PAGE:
Thursday, June 17, 2010

Jill Orr - Vision

Jill Orr is a reknowned Australian performance and visual artist whose fecund oeuvre encompasses shocking and highly emotive performance pieces that burgeoned from the 1970's. Her work seemingly concentrates, subtlely orbits and makes strong connotations regarding the connections between human existence, nature, environment and art.

The works currently on display at Jenny Port gallery of Richmond until the 3rd of July, within an exhibition entitled Vision, examine the identities of students from the Avoca Primary School, concerning creative, imaginative and sustained environments that they are immersed within at this pivotal moment in life. Whilst also poignantly and quietly regarding how drought and climate change (Avoca is a rural Victorian township that has been highly susceptible to and affected by drought) has influenced their lives, beings and subsequently their identities and sense of selves.

These subtle references are conjured through the employment of a drying and cracking white paint that the children's faces bare, whilst alluding to Indigenous culture, dance and dress, something that Orr has explored in the past. Here the children's faces become intimate baron and fruitless landscapes, reflecting their environment and reminiscent of Kahlo's The Broken Column.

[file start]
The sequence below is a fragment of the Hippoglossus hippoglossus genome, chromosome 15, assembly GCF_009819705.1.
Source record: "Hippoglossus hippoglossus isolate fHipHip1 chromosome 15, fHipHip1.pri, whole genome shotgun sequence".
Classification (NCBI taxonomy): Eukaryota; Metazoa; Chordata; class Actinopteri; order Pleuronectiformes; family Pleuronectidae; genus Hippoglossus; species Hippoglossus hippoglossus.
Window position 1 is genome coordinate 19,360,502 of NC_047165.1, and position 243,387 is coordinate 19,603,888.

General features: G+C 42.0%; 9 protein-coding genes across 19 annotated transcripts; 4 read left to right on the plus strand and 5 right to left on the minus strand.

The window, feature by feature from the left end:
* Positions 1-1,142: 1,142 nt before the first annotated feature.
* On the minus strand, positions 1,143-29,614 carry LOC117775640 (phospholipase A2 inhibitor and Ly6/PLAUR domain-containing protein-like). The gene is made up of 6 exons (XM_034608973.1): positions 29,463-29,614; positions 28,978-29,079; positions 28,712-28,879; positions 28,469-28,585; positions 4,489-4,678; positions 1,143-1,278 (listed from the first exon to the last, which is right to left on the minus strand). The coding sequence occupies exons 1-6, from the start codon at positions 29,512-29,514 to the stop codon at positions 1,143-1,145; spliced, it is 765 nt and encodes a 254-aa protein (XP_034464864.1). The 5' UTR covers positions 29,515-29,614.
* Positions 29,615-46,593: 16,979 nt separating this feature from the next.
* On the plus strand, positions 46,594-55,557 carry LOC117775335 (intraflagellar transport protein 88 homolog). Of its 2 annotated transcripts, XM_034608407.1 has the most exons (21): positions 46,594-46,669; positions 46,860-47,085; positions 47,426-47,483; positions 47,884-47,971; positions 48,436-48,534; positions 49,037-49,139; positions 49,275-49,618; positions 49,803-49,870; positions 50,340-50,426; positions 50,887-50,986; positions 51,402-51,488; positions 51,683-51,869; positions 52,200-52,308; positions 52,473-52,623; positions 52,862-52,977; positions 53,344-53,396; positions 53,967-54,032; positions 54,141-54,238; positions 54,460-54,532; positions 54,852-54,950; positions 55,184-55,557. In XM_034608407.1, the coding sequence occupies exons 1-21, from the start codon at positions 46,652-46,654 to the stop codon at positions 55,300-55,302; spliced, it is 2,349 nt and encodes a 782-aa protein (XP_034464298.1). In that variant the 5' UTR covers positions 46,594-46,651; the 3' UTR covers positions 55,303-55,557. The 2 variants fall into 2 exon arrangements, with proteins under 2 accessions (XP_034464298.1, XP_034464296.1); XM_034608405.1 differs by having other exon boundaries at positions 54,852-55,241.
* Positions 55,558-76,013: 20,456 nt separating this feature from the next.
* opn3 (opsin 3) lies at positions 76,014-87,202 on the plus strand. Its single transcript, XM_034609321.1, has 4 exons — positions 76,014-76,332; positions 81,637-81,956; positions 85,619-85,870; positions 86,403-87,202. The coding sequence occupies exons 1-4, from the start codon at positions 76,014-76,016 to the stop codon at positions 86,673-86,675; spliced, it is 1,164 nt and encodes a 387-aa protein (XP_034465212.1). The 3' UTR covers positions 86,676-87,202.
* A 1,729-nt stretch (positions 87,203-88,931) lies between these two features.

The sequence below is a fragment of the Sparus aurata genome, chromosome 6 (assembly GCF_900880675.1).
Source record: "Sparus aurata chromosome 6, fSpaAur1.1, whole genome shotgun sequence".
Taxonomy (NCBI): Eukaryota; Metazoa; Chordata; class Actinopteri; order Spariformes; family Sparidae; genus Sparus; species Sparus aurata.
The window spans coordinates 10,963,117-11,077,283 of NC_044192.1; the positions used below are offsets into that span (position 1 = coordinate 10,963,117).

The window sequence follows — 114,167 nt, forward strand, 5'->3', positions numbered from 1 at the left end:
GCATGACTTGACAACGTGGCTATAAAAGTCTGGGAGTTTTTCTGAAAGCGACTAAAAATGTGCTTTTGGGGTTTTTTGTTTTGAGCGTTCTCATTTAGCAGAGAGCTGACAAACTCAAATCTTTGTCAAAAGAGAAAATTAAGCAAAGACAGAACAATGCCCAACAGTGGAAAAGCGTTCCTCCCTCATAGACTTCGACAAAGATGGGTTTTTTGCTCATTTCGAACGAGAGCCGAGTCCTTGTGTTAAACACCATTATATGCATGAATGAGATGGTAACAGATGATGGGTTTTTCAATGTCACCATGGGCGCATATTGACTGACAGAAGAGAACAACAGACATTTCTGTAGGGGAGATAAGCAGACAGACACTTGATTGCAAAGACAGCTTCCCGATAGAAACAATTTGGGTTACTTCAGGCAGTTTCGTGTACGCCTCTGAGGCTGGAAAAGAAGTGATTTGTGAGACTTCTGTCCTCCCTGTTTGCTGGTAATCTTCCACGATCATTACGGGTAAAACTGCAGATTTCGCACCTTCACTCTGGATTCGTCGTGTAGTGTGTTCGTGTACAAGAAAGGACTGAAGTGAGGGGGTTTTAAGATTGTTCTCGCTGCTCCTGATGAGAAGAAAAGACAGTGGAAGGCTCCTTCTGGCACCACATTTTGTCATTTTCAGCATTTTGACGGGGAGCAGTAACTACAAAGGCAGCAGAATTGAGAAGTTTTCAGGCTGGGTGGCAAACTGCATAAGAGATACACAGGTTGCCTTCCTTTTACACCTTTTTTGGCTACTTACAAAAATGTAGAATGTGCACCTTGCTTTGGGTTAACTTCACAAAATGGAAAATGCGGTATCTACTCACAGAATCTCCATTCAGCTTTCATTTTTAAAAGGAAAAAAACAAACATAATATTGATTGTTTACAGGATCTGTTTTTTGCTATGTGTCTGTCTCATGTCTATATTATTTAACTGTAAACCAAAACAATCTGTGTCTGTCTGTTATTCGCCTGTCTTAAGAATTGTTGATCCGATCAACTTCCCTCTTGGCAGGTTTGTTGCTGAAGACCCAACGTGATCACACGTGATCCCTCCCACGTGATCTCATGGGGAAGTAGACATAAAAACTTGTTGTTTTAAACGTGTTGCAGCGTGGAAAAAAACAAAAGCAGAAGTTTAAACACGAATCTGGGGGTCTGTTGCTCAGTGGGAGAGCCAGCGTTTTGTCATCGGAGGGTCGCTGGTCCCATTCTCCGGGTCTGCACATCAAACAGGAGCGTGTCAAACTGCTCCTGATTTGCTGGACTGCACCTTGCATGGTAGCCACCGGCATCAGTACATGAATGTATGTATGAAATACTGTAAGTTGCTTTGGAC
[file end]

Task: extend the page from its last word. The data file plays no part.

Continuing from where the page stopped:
Furthermore, the works acknowledge the dichotomy of the gaze and facilitate both a voyeuristic, penetrative searching within these young people's existence whilst acknowlegding the limitations associated with portraiture, in the form of closed or restricted channels of gaze within images that portray the subjects with their eyes closed. Here the viewer is forced to recognize their own reflection, and position within the conveyed issue, in the dark nothingness that now engulfs them.

Whilst this series is quite different than any of Orr's other work that I'm aware of, the poignance and extremely strong whilst simultaneously subtle messages imbued within and exuding from these works is indicative of her impressive and influential oeuvre.

No comments:

Post a Comment